Their magic number to clinch the crown outright is three; they'll be the tournament's top seed even if they tie with Fresno State
POSTED: 1:30 a.m. HST, May 19, 2011
LAST UPDATED: 10:29 p.m. HST, Aug 5, 2011
The Hawaii baseball team had a lot to celebrate on Sunday.
The thrill of a ninth-inning comeback trailing by three runs with two outs against San Jose State.
The accomplishment of locking up a bye on the first day of the Western Athletic Conference tournament beginning next week.
The acknowledgement of the five seniors and what they've brought to the program during their careers.
Yes, Sunday was quite the day for the Rainbows baseball team, but that was Sunday.
RAINBOWS BASEBALL» Who: Hawaii (30-21,
15-5 Western Athletic Conference) at New Mexico State (32-20, 7-13)
» When: Today (doubleheader), 11:05 a.m.; tomorrow, 2:05 p.m.; Saturday, 9:05 a.m.
» TV: None
» Radio: KKEA, 1420-AM
PROBABLE STARTERS» UH: RHP Matt Sisto
(4-4, 3.25 ERA); LHP Jarrett Arakawa (5-3, 3.70); RHP Zach Gallagher (5-2, 3.36); TBA
» NMSU: LHP Ryan Beck (9-6, 6.10); RHP Dan Reid (7-3, 5.72); TBA; TBA
And like every other week this season, they move on.
The Rainbows (31-20, 15-5 Western Athletic Conference) still have much to accomplish during their final series of the regular season, a four-game set at New Mexico State that starts with today's doubleheader.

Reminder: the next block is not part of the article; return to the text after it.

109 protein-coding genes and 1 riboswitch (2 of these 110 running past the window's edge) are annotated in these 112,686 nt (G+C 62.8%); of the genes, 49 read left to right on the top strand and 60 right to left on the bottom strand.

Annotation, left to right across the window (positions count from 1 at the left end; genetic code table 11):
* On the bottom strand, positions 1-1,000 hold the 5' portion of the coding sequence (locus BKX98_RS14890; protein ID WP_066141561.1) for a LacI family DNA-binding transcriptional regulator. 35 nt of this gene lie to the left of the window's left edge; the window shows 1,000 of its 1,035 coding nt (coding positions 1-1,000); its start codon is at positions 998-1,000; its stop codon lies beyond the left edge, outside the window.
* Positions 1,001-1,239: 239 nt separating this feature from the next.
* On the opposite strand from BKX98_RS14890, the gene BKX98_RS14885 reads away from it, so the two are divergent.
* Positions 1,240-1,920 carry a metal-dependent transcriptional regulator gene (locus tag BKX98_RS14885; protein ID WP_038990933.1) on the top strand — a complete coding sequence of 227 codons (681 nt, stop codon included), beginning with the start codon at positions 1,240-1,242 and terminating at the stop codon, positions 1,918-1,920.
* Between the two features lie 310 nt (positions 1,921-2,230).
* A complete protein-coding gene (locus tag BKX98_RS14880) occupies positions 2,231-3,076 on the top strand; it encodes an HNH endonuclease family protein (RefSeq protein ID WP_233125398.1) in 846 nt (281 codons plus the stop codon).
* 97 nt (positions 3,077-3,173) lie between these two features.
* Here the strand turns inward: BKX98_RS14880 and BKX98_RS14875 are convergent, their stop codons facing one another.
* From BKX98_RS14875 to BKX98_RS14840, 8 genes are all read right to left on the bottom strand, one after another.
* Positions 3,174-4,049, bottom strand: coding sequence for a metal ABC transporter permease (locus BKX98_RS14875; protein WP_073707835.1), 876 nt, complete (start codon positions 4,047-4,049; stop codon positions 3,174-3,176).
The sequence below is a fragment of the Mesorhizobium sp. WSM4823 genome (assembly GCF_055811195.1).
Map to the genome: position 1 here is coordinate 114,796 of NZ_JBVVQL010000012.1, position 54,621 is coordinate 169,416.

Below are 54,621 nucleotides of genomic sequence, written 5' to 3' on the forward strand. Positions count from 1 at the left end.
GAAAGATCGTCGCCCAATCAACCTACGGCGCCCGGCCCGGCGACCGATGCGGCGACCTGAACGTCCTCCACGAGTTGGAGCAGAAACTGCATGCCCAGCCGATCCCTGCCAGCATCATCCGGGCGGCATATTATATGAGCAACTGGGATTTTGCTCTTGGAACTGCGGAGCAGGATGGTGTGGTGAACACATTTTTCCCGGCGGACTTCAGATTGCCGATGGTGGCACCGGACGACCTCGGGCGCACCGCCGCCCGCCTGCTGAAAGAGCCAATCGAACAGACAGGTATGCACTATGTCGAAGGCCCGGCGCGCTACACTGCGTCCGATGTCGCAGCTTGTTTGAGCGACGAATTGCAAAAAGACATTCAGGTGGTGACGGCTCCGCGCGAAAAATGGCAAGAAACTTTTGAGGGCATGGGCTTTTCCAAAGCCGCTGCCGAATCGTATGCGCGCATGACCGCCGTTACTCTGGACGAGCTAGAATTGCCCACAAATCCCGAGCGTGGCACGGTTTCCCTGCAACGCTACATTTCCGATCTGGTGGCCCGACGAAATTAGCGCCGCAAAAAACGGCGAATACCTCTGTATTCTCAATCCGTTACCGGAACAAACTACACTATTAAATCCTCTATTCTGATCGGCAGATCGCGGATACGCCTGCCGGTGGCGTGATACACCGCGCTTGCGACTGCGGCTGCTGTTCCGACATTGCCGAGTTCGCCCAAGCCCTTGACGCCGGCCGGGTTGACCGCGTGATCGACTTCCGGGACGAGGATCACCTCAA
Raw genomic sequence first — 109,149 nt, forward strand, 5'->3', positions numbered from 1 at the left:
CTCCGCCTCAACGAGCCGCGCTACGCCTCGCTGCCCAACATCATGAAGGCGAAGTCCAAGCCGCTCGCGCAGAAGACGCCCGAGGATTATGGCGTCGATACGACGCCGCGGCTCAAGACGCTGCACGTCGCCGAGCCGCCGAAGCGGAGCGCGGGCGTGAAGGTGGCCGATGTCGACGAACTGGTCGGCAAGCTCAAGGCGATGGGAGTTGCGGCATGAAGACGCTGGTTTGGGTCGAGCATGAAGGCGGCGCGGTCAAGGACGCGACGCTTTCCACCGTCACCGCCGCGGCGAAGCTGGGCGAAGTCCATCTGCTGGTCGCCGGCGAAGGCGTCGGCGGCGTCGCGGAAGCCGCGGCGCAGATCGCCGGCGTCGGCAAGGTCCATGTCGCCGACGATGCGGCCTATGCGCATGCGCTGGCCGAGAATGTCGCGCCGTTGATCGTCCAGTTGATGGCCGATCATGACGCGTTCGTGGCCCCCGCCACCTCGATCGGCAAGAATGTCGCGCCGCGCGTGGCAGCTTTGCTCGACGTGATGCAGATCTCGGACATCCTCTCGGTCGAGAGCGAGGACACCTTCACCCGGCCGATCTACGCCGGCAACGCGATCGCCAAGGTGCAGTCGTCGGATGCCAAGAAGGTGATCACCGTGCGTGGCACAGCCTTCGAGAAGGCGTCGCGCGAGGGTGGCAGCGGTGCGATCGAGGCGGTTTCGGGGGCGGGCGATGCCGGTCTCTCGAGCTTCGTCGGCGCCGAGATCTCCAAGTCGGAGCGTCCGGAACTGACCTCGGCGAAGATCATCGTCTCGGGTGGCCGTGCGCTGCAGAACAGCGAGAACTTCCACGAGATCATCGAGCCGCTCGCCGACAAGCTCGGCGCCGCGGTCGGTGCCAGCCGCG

Hawaii's magic number to clinch the title outright is three. Any combination of Hawaii wins and Fresno State losses (the Bulldogs close their season today against Nevada) will do it.
The Rainbows haven't won a regular-season WAC championship since 1992, when they fell one win short of the College World Series.
"When you're in a position where you can win the regular-season championship, you want to do that," Hawaii coach Mike Trapasso said. "We're going to do everything we can to do that."
The biggest challenge that faces the Rainbows is dealing with the elements (3,900 feet above sea level) at Presley Askew Field in Las Cruces, N.M.
Offenses tend to get healthy playing at New Mexico State, where home runs are the easiest to come by.
Just two weeks ago, Sacramento State, which is last in the WAC with a .248 batting average, scored 50 runs in four games. In its other 50 games, the Hornets scored 165 runs, averaging more than nine runs a game less than at NMSU.
"It's going to be a challenge for our pitching staff," junior Kolten Wong said on Sunday. "It's something that our bats are going to have to keep scoring runs and outscore them."
Hawaii is 1-6 in its last two series after playing at New Mexico State the week before. With the WAC tournament looming next week, Hawaii will have to do what it's done all year, regardless of the outcome.
"It's a grind (playing at NMSU) that you really can't describe when you're not used to it," Trapasso said. "This is by far the hardest place to play in the conference because of the elements, but this team has gone against the grain all season and hopefully they do it again."
Trapasso said he expects junior right-hander Connor Little, who hasn't pitched in 17 days, to see action at least once in the series.
"He's not 100 percent, but he's close and the next step is to get him to pitch in live competition for a couple of innings," Trapasso said.
Should the Rainbows and Bulldogs finish tied for first place, the tiebreaker that determines the conference tournament's top seed would be how they fared against the next-best team.
San Jose State, which is currently third, split against FSU and lost three of four at Hawaii after UH's comeback win on Sunday.
In hindsight, that day just seems to get better and better.